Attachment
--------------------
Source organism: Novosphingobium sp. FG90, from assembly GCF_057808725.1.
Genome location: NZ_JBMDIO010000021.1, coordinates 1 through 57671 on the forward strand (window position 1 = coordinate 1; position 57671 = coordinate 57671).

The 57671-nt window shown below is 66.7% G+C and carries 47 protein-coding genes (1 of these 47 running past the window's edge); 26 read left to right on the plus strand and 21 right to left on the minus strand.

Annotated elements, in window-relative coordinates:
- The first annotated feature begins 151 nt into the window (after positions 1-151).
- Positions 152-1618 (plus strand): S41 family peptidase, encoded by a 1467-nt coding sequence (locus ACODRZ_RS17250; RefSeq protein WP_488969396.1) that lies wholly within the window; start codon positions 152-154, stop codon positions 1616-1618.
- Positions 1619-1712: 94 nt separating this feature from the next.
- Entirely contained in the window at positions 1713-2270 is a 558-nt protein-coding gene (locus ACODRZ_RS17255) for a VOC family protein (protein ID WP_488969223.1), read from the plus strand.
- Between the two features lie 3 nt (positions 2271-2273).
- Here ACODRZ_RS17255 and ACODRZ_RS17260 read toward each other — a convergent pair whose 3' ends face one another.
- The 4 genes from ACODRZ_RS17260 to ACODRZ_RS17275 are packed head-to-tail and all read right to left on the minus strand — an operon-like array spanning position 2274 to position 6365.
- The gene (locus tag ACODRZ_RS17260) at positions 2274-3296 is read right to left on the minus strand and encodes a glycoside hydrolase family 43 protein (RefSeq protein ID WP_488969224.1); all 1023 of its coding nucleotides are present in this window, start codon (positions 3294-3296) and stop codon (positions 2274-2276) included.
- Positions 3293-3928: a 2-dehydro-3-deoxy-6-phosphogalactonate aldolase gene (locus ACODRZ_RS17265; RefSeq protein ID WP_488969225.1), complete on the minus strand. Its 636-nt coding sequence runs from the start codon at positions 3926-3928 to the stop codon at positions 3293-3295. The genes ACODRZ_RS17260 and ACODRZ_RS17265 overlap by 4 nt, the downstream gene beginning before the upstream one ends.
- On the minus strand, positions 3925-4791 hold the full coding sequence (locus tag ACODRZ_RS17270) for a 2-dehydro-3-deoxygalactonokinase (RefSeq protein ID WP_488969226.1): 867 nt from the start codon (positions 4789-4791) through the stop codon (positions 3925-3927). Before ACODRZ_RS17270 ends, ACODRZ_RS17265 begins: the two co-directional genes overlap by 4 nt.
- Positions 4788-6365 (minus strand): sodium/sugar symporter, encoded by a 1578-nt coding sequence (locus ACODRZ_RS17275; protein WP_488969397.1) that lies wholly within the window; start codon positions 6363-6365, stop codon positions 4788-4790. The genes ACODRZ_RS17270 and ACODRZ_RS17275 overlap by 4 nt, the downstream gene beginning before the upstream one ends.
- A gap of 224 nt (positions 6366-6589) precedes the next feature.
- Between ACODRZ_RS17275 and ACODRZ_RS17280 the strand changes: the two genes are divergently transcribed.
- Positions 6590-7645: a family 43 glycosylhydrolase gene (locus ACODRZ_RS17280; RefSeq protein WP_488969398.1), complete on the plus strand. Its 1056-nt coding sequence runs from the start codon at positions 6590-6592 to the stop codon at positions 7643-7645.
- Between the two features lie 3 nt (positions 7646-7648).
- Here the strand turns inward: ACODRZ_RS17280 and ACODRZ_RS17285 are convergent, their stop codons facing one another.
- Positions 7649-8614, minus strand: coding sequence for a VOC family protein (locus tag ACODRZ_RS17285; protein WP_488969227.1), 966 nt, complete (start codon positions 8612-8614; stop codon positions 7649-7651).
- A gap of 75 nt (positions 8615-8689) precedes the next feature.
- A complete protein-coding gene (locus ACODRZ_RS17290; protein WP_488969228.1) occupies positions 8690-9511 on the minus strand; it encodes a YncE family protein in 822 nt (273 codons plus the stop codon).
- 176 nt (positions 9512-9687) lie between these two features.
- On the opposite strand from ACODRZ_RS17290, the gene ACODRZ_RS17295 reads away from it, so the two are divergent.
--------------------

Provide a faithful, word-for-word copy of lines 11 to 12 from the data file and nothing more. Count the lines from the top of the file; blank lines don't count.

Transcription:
- The 4 genes from ACODRZ_RS17260 to ACODRZ_RS17275 are packed head-to-tail and all read right to left on the minus strand — an operon-like array spanning position 2274 to position 6365.
- The gene (locus tag ACODRZ_RS17260) at positions 2274-3296 is read right to left on the minus strand and encodes a glycoside hydrolase family 43 protein (RefSeq protein ID WP_488969224.1); all 1023 of its coding nucleotides are present in this window, start codon (positions 3294-3296) and stop codon (positions 2274-2276) included.